“Great! I’ll requisition additional teams from the U.S. to begin drilling next week. We’ll have some terminus here on 24, Marius, Car parking, refuelling, shops and restaurants, a fantastic way-station,” Enthused Annie.
“Mm.. let’s just hope it doesn’t end up as a mere curiosity for the Cruise Liners to visit,” Said Marius, glumly.
“Look what three days of breakfast cholesterol has done to you,” teased Annie. “You’re miserable as sin! I’m certain your team will solve this, I know they will.” She added encouragingly.
“Yeah” he sighed. “Let’s hope so. Look, “he added, “I may need some Oceanographic input at other locations in the chain. I think we work well together, and, I trust you. Would you object if I occasionally
requested your secondment to work with me?”
“Why Mr. Cassel!” she replied, fluttering her eyelashes theatrically,
“You know my address, it’s, Big lump of Rock, Middle of Atlantic Ocean.”
Marius laughed, despite his melancholic mood. “Annie, seriously, it’s been great working closely with you, I feel I can trust you, and I certainly need your knowledge and input. So expect the call.”
“Thanks Marius, I’ll look forward to it. What time’s Archangel rendezvousing? ” she asked.
“In around two hours. Then it’s a six hour sail to the Carrier Battle Group, where I’ll transfer to the U.S.S. Guiliani and then hitch a ride on a Heli-Jet for London. Who said modern travel wasn’t fun?”
“Okay” she said, downing the last of her coffee, I’ll meet you down in the transfer bay then.” She jumped up and disappeared in the direction of her deep sea laboratory.
Marius watched her go, and decided he’d be requesting her assistance pretty soon. He felt that in Annie, he’d found a friend.
Nineteen hours later, Marius was dozing in the V.I.P. Lounge at Stratford International Heliport. The North-East London Air passenger terminal was a bonus squeezed out of the city as a by-product of the successful bid for the 2012 Olympics, although the games were a distant memory well before the Heliport saw its first passengers. A female member of staff approached him with a portable phone. “Mr. Cassel?” she enquired.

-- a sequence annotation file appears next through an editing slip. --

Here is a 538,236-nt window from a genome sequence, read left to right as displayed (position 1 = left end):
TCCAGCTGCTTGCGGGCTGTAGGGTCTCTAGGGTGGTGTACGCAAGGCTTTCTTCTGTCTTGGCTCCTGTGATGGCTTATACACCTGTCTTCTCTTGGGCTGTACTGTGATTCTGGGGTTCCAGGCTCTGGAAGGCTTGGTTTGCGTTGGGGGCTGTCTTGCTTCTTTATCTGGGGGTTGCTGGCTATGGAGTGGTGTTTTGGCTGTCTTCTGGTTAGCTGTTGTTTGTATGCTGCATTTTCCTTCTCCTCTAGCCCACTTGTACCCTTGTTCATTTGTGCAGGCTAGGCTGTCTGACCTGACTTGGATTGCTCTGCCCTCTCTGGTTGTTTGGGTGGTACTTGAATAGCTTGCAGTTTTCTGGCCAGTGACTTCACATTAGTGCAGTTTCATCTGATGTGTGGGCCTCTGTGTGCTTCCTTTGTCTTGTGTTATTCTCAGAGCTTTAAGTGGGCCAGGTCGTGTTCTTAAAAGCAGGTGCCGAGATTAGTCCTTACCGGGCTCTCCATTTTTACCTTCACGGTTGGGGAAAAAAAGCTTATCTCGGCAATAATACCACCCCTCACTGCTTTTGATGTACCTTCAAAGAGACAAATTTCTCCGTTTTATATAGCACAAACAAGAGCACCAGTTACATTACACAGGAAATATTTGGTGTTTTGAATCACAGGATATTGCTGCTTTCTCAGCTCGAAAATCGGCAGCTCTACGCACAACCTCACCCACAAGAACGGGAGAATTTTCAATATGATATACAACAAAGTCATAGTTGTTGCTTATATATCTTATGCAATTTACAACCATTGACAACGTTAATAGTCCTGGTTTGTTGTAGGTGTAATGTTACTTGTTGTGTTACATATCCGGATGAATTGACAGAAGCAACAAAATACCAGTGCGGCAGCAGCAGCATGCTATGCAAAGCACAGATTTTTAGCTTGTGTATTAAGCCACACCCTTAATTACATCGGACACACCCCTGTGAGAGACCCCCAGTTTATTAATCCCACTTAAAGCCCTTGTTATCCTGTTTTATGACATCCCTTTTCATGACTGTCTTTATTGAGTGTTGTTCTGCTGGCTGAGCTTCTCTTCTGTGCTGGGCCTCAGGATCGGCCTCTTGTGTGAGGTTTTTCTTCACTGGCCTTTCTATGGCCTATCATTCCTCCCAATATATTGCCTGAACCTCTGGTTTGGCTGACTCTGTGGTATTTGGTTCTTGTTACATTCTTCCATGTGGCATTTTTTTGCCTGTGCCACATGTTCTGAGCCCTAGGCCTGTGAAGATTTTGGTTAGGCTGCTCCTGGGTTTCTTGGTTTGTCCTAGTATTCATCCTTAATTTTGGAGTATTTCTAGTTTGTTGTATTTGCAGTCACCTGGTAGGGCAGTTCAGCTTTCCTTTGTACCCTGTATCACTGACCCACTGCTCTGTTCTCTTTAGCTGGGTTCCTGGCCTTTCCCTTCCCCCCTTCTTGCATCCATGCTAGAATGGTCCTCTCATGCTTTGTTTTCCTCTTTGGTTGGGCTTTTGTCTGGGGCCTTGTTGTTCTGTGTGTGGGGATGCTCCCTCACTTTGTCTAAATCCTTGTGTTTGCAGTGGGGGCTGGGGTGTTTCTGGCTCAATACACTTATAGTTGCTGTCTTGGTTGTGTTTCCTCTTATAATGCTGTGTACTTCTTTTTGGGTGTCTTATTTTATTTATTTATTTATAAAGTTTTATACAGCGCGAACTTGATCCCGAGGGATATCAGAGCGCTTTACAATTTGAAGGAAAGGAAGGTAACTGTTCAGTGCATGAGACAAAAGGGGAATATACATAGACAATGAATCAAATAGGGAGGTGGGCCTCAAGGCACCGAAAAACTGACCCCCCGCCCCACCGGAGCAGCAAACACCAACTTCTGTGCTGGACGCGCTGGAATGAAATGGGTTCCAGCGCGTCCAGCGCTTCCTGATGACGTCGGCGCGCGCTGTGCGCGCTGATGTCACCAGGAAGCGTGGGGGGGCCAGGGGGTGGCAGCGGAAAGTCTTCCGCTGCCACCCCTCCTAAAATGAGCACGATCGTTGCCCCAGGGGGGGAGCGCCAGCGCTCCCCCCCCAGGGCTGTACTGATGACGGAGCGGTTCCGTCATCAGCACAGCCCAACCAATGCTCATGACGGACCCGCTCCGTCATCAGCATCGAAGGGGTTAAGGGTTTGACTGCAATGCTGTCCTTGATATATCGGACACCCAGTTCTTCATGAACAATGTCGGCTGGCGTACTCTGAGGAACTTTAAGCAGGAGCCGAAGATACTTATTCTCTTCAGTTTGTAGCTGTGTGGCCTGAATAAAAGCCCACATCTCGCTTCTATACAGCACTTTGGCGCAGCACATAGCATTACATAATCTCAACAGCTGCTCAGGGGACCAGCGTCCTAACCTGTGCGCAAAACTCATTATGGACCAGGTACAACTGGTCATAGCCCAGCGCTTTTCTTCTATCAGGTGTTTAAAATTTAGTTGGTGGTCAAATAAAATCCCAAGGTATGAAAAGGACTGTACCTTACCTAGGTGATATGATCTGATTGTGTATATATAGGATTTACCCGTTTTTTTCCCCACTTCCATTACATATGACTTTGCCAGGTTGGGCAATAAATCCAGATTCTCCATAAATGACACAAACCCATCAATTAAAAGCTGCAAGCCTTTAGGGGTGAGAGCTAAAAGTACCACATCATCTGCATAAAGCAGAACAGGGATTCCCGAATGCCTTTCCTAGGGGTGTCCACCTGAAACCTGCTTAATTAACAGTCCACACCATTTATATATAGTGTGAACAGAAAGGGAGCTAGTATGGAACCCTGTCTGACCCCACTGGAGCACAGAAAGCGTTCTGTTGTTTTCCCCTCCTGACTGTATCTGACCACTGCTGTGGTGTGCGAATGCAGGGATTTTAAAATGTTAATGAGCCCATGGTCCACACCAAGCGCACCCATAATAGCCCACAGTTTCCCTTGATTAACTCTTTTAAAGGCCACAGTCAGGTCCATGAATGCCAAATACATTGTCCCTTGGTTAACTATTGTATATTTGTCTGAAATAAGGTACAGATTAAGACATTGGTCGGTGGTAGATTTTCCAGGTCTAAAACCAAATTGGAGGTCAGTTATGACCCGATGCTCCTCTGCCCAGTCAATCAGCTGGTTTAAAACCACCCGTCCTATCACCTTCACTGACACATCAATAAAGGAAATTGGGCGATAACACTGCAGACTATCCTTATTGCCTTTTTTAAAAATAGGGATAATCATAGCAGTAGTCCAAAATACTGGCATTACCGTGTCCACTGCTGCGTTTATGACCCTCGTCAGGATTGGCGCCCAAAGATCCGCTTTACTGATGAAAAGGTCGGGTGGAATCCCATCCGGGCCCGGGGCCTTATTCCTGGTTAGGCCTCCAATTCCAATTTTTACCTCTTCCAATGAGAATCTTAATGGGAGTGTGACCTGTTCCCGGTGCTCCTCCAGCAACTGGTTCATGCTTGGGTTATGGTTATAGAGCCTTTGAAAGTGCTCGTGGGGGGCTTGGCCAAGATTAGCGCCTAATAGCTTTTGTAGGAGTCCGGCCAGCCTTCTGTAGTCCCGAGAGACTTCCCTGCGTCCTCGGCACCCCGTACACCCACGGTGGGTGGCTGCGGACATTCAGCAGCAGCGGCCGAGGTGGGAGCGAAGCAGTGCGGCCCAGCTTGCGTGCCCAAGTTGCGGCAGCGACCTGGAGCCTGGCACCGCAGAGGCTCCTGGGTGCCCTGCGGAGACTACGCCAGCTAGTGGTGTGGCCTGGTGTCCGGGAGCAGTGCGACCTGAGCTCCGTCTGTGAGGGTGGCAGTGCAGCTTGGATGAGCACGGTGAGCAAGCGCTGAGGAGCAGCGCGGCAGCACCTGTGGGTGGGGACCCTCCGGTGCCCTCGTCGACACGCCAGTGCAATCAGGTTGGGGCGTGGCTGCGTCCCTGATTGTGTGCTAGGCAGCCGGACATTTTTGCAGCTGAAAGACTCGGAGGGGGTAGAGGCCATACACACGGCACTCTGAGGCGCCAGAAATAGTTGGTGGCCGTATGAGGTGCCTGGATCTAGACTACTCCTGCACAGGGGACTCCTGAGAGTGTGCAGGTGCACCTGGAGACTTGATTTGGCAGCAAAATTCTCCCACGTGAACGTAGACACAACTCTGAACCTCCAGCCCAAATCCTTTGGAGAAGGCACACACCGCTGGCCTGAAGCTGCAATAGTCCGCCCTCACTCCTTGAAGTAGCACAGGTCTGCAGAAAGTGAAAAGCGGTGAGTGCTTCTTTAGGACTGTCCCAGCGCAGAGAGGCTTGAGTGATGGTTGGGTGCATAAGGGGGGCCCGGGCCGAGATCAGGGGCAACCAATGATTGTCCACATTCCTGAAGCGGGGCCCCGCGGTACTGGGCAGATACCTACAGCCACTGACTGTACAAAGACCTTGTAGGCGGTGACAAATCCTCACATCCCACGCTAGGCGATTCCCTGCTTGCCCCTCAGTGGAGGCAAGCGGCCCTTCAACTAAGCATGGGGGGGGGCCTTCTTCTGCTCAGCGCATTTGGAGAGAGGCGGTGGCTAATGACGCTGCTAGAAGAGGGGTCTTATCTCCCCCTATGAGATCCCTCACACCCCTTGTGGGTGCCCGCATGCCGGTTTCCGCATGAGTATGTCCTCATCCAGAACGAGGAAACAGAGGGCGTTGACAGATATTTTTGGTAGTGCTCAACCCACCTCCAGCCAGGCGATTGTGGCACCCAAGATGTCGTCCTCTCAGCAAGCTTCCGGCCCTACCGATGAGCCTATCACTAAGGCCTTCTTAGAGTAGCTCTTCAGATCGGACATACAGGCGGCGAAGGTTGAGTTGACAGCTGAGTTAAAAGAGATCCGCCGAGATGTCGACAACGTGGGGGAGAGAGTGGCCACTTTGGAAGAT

“That’s me.” He answered.
“For you” she replied, offering him the handset.
“Is that you, Marius? It’s Sir Robert here. Look, here’s the thing old chap, wanted to update you PDQ, don’t you know. Daniel and I just got back from locking horns with those damnable yanks and do you know what, I think we’ve cracked it!”
Marius’ jetlag was gone in an instant. He sat up, ramrod straight. ”You’ve solved the problem? Tremendous! How….”
“Line’s not secure old chap,” Universal Civil Engineers Chief Executive cut in. “When are you at your London office?”
“Tomorrow, not today,” replied Marius, feeling weary again. “Whatever today is. I’ll tell you what, call me at my Canterbury home at seven this evening, I have an encoding facility, and a secure line, we can talk then. Oh, and Sir Robert?” added Marius.
“Yes, Marius old man?”
“Bon Travail!” Returning the handset to the waiting VIP assistant, Cassel headed for the Deal Overhead, one of the new transport initiatives that took Mag-Lev trains out in eight spidery tendrils around London. Marius could reach Canterbury in around fifteen minutes. His spirits were high now, despite his exhaustion. His mind pondered on the possible solution…how could they have solved the problem of the Polyflex breaking the confines of the lacquer coating? Despite himself, he started thinking..
Daniel Rawlings had majored in Sub Particle Physics before inheriting his father’s business, he guessed the key lay somewhere in Daniel’s background. Lost in thought, Marius very nearly missed his stop, as the Mag-Lev slid silently to a halt. “Canterbury. This is Canterbury” intoned the female voice of the onboard computer.
© Kev Moore 2008 All Rights Reserved